The politics of smiling
On the stages of the 2019 edition of Spring Forward, dancers often appeared with radiant smiles. We could just raise an eyebrow, move on, forget about it and focus on the works’ political messages, instead of lingering on what might seem like an insignificant sign of emotion. If you take a closer look at it, however, it is – in most cases – a choreographed gesture, and it’s worth wondering what’s in a smile. What if smiling was also a political act?
As intimidating music played in the background, Enrico Ticconi and Ginevra Panzetti raised their arms in a fascist salute, confounding the audience with this forbidden gesture. In their piece Harleking, the tension is palpable yet they’re able to dilute our anxiety with a knowing smile. When you manipulate loaded gestures associated with propaganda, it’s better to be precise – and these two talented young Italian choreographers are. They use diabolical smiles to control the situation and allow a political question to emerge: what kind of ideological violence can a smile hide? Alessandro Sciarroni asks something similar in Augusto, a piece based on forced laughter. When a man repeatedly slaps a woman, their smiles and laughter reinforce the violence of that gesture. Watching them, most of us won’t smile, because there is something astounding about it. Like a commedia dell’arte mask hiding real-life feelings, smiles are meant to reassure us: everything is OK. Everything is going to be OK. A smile can be a plaster, a patch, or a tool of control.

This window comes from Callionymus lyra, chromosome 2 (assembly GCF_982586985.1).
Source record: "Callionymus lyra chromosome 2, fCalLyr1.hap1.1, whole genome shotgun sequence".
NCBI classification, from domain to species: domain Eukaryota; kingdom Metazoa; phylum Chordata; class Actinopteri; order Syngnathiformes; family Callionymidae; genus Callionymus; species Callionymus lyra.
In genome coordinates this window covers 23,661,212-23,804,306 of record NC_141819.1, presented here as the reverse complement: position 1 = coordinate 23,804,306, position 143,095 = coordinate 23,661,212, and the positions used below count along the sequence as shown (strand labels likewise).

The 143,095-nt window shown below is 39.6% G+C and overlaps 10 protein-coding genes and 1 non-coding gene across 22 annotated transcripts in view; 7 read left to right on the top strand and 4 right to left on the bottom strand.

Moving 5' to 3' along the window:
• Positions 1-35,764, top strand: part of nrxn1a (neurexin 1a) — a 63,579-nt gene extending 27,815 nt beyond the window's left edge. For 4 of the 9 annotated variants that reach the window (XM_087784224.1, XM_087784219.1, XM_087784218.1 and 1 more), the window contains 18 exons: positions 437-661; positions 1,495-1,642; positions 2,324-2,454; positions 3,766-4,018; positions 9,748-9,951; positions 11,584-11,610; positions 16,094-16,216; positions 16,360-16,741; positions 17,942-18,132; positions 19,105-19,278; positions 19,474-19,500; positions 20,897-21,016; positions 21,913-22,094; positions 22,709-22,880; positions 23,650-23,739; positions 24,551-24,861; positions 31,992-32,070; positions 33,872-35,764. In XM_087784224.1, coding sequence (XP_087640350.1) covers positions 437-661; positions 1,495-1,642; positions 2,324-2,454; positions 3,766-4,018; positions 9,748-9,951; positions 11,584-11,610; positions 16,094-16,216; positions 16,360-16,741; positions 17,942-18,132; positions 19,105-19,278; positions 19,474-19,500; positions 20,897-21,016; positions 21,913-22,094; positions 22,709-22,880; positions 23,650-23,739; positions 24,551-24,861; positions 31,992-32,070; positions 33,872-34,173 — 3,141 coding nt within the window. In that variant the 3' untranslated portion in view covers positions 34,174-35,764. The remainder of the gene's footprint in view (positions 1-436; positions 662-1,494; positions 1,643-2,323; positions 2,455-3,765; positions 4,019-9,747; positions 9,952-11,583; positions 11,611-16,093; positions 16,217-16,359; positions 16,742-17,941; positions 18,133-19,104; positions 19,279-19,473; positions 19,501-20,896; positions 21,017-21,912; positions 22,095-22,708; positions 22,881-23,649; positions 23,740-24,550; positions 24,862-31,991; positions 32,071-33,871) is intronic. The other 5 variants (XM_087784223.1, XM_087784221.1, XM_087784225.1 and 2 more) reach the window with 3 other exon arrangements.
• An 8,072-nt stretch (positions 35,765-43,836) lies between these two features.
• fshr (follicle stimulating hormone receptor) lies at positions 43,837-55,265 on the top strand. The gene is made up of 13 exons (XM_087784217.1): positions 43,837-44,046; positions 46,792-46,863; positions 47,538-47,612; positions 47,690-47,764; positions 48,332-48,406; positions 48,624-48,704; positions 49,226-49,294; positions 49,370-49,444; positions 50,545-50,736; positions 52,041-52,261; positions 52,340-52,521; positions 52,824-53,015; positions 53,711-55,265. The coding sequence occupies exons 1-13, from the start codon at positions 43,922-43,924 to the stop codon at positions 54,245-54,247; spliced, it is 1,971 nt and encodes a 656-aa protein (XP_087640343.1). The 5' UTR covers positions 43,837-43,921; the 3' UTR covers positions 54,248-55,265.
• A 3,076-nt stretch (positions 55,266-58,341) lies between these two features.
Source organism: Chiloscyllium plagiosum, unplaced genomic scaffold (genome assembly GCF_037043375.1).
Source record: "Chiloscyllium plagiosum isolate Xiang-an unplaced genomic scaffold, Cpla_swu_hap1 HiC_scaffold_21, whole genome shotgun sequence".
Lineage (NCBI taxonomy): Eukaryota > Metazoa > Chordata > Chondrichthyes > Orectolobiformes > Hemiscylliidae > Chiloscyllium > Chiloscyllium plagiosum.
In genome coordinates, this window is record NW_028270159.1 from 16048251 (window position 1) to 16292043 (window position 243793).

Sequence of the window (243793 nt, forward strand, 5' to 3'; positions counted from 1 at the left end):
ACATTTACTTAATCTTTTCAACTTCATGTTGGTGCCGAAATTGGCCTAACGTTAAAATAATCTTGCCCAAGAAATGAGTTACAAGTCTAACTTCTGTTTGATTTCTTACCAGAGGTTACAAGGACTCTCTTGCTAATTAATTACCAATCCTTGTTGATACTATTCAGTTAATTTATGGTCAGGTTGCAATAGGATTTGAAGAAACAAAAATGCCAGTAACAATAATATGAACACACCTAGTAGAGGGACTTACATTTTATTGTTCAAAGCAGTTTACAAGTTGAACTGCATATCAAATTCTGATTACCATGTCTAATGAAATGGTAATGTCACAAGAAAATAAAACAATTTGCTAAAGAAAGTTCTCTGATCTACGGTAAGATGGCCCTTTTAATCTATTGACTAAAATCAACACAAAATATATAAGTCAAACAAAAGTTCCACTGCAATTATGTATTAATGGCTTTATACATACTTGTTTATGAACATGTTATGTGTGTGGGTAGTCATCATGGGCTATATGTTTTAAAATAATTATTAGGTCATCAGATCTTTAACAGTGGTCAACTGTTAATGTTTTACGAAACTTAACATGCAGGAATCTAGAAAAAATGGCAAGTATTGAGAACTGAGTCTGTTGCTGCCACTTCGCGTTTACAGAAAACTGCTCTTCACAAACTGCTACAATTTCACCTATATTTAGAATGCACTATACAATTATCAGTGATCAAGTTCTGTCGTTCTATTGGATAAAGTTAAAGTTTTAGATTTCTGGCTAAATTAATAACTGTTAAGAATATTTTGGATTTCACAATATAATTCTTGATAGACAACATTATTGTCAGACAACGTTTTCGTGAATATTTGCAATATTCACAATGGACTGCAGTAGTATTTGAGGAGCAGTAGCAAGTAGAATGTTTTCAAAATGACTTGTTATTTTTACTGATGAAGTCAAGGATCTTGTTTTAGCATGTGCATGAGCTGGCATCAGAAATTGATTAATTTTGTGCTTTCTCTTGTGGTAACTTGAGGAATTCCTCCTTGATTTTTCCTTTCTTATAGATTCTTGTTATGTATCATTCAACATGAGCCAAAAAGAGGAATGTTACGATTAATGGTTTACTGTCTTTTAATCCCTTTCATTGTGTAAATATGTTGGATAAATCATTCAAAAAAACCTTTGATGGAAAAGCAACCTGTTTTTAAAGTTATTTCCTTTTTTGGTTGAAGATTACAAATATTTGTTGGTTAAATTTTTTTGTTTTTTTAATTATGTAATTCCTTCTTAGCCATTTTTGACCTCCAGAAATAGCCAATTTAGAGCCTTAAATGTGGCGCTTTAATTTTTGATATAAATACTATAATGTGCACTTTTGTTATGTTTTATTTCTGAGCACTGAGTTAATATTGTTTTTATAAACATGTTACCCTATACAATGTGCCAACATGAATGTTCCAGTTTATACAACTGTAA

Neither Flora Detraz nor the Collectif ÈS (Emilie Szikora, Sidonie Duret, Jeremy Martinez) hide a deep malaise when they’re smiling: instead, they are here to make us smile. And they do. On the one hand, Muyte Maker takes joy as its starting point. Four prankster-like creatures or mocking elves dive into medieval songs, their mouths wide open, a twinkle in their eyes, with generous gestures – their entire bodies smiling. On the other hand, with Jean-Yves, Patrick et Corinne, the Collectif ÈS offers a high-powered performance, which mimics 1980s aerobics workouts with an energy that is both communicative and joyful. They are happy; we are happy. This is happiness therapy, or maybe a dictature of happiness. If smiling makes us happier, is happiness a social injunction? Are we all forced to smile and condemned to be happy? In that case, smiling feels more like an order.
In her piece Seeking Unicorns, Chiara Bersani’s smile is of another kind – deeply soft, affectionate, comforting. The audience sat on the floor of the MAC VAL ( Val-de-Marne’s contemporary art museum) and she moved slowly towards us and looked us straight in the eyes, one by one. Time after time, she turned away her gaze with a dreamy smile. She didn’t judge us for looking at her short, physically weak and rare body and in turn we didn’t judge her. Like a gentle, dream-like unicorn, she brought us into her world, into her fiction. And we acted as allies. Smiling, here, was a gift that could help build an empathetic society. Don’t despise a smile: it may sometimes be a weapon, but it can also be a path to alliance, political as well as emotional.